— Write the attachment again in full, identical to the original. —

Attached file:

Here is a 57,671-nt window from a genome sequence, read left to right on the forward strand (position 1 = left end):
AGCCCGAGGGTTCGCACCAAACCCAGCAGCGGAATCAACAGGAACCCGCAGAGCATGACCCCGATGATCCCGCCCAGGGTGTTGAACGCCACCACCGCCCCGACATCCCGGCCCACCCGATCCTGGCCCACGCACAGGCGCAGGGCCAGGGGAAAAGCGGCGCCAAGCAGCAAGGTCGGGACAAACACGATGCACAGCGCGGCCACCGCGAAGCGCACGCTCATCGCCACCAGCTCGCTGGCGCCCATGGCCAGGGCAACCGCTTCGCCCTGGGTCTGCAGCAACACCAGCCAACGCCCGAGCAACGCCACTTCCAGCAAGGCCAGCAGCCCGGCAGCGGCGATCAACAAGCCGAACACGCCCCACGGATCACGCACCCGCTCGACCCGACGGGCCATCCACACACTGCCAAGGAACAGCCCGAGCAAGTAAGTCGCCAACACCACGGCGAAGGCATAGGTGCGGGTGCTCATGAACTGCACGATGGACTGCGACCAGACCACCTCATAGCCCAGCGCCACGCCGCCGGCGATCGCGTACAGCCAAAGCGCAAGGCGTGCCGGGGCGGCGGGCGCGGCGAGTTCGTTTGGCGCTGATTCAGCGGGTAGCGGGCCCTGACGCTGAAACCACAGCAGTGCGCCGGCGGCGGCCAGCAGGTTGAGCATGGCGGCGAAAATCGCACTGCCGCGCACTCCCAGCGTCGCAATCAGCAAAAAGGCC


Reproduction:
Here is a 57,671-nt window from a genome sequence, read left to right on the forward strand (position 1 = left end):
AGCCCGAGGGTTCGCACCAAACCCAGCAGCGGAATCAACAGGAACCCGCAGAGCATGACCCCGATGATCCCGCCCAGGGTGTTGAACGCCACCACCGCCCCGACATCCCGGCCCACCCGATCCTGGCCCACGCACAGGCGCAGGGCCAGGGGAAAAGCGGCGCCAAGCAGCAAGGTCGGGACAAACACGATGCACAGCGCGGCCACCGCGAAGCGCACGCTCATCGCCACCAGCTCGCTGGCGCCCATGGCCAGGGCAACCGCTTCGCCCTGGGTCTGCAGCAACACCAGCCAACGCCCGAGCAACGCCACTTCCAGCAAGGCCAGCAGCCCGGCAGCGGCGATCAACAAGCCGAACACGCCCCACGGATCACGCACCCGCTCGACCCGACGGGCCATCCACACACTGCCAAGGAACAGCCCGAGCAAGTAAGTCGCCAACACCACGGCGAAGGCATAGGTGCGGGTGCTCATGAACTGCACGATGGACTGCGACCAGACCACCTCATAGCCCAGCGCCACGCCGCCGGCGATCGCGTACAGCCAAAGCGCAAGGCGTGCCGGGGCGGCGGGCGCGGCGAGTTCGTTTGGCGCTGATTCAGCGGGTAGCGGGCCCTGACGCTGAAACCACAGCAGTGCGCCGGCGGCGGCCAGCAGGTTGAGCATGGCGGCGAAAATCGCACTGCCGCGCACTCCCAGCGTCGCAATCAGCAAAAAGGCC